NEAR NORTH SIDE — The first time Lara Jung eyed the Principal's Cup, she thought it was a joke.
The Cup is a three-foot tall, almost comically giant gold-and-silver trophy awarded to the winner of an annual girls basketball game between the state's top two academic high schools — Walter Payton College Prep and Northside College Prep.
Two years ago, when the Grizzlies and Mustangs contended in the inaugural Cup clash, Jung couldn't believe the size of the trophy.
"When we saw it being brought into the gym, we were thinking: 'This is just for one game; it's not even a tournament'," said Jung, of Lakeview, a senior at Payton who has played on the varsity squad for three years.
Northside won the first game 35-19 two seasons ago, but Payton returned the favor during the 2012-13 campaign with a 40-34 victory. The Principal's Cup now rests in Payton's trophy case, where it stands a few inches taller than the adjacent IHSA fourth-place state trophy the school's girls volleyball team recently won.
Whether it will remain in its current home for another school year will be determined Thursday, when Payton hosts Northside at 4:30 p.m. And the players, coaches and spectators will have full view of the trophy throughout the game because it sits atop the scorer's table during the entire tilt.
"We want to make sure people notice it," said fifth-year Payton coach Josh Greenberg, of Andersonville. "It's this big cup, and it's an attention grabber."
Greenberg said the girls hoops programs at both schools pooled a few hundred dollars together to buy the trophy two years ago.
It's called the Principal's Cup because the principal of the host school awards the winning team the trophy after the game's conclusion. The honor this year will go to Payton Principal Tim Devine, who had been an acclaimed teacher at Northside before he was hired by Payton in 2011.
"Part of its origin was that I had been a founding member of the faculty at Northside and served there for 12 years and then I assumed the principal's job at Payton, so the coaches, who know each other and me quite well, thought it would be fun to commemorate the rivalry with a trophy," Devine said via email.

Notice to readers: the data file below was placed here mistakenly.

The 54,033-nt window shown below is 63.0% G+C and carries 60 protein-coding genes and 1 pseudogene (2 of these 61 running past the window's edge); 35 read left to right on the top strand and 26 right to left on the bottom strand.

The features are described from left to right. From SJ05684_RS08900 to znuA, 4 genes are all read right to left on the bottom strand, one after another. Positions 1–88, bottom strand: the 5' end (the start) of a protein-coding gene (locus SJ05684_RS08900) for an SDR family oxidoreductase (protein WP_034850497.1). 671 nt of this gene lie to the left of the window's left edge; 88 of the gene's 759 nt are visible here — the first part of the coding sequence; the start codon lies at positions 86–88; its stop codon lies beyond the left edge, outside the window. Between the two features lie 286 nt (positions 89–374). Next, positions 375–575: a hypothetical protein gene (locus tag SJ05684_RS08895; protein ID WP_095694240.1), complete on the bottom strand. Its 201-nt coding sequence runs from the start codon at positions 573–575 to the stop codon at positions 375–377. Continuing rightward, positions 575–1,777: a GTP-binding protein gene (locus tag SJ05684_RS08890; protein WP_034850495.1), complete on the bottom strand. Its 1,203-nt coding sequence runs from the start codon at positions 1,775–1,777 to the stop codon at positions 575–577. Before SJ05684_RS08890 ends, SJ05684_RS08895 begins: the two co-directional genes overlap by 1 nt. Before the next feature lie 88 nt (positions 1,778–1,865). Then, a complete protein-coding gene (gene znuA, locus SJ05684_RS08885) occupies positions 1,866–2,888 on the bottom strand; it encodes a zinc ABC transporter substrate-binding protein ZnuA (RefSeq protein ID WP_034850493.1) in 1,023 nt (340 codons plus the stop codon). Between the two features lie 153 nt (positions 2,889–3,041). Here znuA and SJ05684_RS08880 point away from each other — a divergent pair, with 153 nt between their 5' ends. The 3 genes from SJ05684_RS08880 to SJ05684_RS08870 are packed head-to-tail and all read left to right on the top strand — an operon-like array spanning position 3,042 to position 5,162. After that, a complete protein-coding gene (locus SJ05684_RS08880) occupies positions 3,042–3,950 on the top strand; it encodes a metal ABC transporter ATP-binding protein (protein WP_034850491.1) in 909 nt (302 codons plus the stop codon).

"It's about the size of the Stanley Cup," he said.
The girls basketball rivalry — which dates to 2000 when Payton was founded (Northside was founded in 1999) — has an additional wrinkle this season: First-year Northside girls basketball head coach Henry Henderson held the same position at Payton from 2003-06.
"The games are always fiercely contested. At Payton, I knew it was the one game on the schedule the girls could get up for because they were feeling they were playing a school similar to them athletically and academically, and similar in size."
Greenberg, who sports a 2-4 record against Northside, said the best part of the Principal's Cup game is watching student-athletes who are "so bright and athletically talented as well."
"Like us, Northside is a very rigorous school, so how these students are able to balance school and sports is very impressive," Greenberg said.
Jung considers the rivalry "friendly," but she also takes the game quite seriously. She vividly recalled watching victorious Northside players taking a team photo with the Cup on Payton's court in 2011. So when Payton won at Northside's gym, Jung said the Grizzlies made they sure they reciprocated.
"They took a picture, so we decided to take one," Jung said.
Jung, who has narrowed her college choices to Virginia, Michigan, Illinois and Yale, also likes the game's extra material meaning.
"It's nice to walk away with a trophy, even if it's ridiculously large," she said.